Why Splitting Back-To-Backs Between Goalies May Not Always Be The Right Call

There’s an important difference between always taking the middle ground in an argument and recognizing nuance where many find none. Analytics are a case in which it is important to remember, whether it’s with corsi, or PDO, or fighting, or any other issue, that because of the imperfection of our metrics, our understanding of psychological factors at play, and our understanding of just what goes on behind closed doors, that what the numbers tell you isn’t always entirely accurate. This nuance is something that I’ve tried to emphasize with this blog over the past few months, and will continue to push. There isn’t a middle ground just because somebody says there should be…there’s a middle ground because of the number of factors in play that simply haven’t been taken into account by any model we have at our disposal right now.

Recently, there’s been some criticism of Boston Bruins coach Claude Julien for his decision to play Tuukka Rask on both halves of back-to-backs – he’s done so twice already this year, and may do so again tonight and tomorrow night against division foes. It’s easy to look at something like goaltending performance in back-to-backs, and say “case closed.” But it’s important to scrutinize every claim that is made, whether it’s by an NHL GM, a coach, a journalist, or a statistician. Eric Tulsky, obviously one of the best in the business, found in 2012 that over a sample of two seasons, goaltenders see a drop of about 1% in save percentage when starting a second game in two nights – at least versus starting a fresh goaltender in that second game in 48 hours. Here’s the critical table from that piece at Broad Street Hockey.

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It’s not unreasonable to believe, from this evidence, that on average starting a fresh goalie in the second half of a back-to-back leads to a save percentage 1% higher. It’s important, though, not to extrapolate as far as to say that this means that starting the fresh goalie is always the right call in these situations. In order to show why, I compiled what I felt to be a good estimate of each goaltender in the NHL’s current true talent save percentage. To do this, I took their complete numbers – regular season and playoffs – since the 2011-12 NHL season. That way, the sample size (for the majority) is still large enough, but it’s not confounded by numbers from a decade ago that may or may not have relevance. A Marcel model may have been preferable, but I felt this was a pretty good estimate. For goalies that didn’t have at least 40 NHL games in that span, and that had at least double as many AHL as NHL games, I used Stephan Cooper’s AHL-to-NHL save percentage translation (approximately 8% as of 2012) to find the best guess for true talent NHL save percentage for those goalies. Adjusted AHL numbers are used for those goalies marked by an “*”.

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The column to the far right is the difference between the estimated true talent save percentage of the team’s current starter (based on games played this year) and backup. As you can see, slightly more than half of the teams have a difference of greater than 1%. For a team like New Jersey, for example, starting Kinkaid – rested – over Schneider – tired – on the second half of a back-to-back would mean losing ~1.5% on the team’s save percentage for that game. So it’s certainly not as easy of a call as the Flyers say, going from Mason to Emery.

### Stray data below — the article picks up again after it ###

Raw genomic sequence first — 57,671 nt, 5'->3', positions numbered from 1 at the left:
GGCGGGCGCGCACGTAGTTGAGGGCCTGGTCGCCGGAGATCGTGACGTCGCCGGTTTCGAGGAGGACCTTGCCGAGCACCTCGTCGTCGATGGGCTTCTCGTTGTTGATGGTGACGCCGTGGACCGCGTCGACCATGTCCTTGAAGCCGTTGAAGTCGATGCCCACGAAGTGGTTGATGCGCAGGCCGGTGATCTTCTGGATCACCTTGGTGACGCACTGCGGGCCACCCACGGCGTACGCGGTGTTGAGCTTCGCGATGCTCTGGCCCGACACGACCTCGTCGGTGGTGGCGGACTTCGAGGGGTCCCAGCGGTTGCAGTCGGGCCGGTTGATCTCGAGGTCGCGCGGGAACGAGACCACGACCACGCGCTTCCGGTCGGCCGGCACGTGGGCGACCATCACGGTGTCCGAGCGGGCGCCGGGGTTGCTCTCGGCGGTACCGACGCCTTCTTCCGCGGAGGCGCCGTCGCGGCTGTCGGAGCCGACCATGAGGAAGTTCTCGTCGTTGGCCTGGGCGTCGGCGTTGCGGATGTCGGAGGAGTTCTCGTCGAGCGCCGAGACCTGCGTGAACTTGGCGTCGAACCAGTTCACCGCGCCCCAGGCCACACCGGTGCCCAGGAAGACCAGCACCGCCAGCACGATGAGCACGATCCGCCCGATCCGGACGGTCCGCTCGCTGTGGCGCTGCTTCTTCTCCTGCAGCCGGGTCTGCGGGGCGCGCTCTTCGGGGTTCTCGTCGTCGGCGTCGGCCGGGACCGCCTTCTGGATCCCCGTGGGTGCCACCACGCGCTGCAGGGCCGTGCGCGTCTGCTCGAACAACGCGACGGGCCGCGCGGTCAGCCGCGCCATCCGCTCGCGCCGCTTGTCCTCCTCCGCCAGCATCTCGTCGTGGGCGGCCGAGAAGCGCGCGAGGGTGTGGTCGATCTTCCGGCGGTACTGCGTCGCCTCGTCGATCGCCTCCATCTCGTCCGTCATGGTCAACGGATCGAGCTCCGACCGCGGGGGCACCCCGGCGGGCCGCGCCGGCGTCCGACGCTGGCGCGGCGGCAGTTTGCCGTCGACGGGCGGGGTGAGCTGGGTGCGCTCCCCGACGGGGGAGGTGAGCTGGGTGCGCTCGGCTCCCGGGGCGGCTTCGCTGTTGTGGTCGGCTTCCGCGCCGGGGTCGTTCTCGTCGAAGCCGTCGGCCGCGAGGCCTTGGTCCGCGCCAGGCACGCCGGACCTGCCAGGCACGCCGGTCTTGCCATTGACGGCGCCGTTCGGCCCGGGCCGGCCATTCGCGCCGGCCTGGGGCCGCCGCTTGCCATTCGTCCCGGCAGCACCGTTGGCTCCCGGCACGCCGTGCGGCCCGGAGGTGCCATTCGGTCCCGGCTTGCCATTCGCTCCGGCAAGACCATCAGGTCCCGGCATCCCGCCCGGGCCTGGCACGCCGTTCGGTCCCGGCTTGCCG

Now obviously there are other factors to take into account. If you assume that a backup needs to play 20 games in a season, it makes more sense to have them play games during back-to-backs, because the drop off in save percentage will be greater if you’re sitting a rested starter. But let’s say Alain Vigneault feels his team really needs a slump-busting win one Saturday night, and that the loss in overall save percentage taken by starting Lundqvist now rather than a game down the road was worth it for team morale and momentum, then it’s not necessarily the wrong move. Or, even more obviously, let’s say Colorado is playing a back-to-back to end the season, and desperately needs two wins to make the playoffs. I think it’s safe to say that starting Varlamov for both of those games is the right call. Same idea for back-to-backs in the playoffs, if any came to be.

The point is, fans, statisticians (I prefer to call them/us analysts), and journalists will often take analytical findings like corsi or the idea of splitting back-to-backs – concepts that are true on average or on a league-wide level – and forget that on the micro stage, for particular teams, those results might not hold. If you don’t have team-specific information, then the right call would generally be to split the starts, but we do have that extra knowledge, so if you’re a coach or a GM, you have to put that to use.

So is Julien making the right call to play Rask two nights in a row? If he feels that wins now are more important than wins later, for some reason, then yeah. Otherwise, unless he expects his starter to see 75 starts this year, he might have been wise to play the long game and give Svedberg some action. The point is though, the decision is more complex than simply looking at a league-wide table.

Finally, since I’m sure some have interest in this, I’ve sorted the table above to find the best starting and backup goaltenders by combined save percentage over the past 3+ years. Here are the results. For AHL translations, Stalock and Johnson’s results were impacted the most by the league that was chosen.

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One thought on “Why Splitting Back-To-Backs Between Goalies May Not Always Be The Right Call

  1. Pingback: November 18, 2014 |

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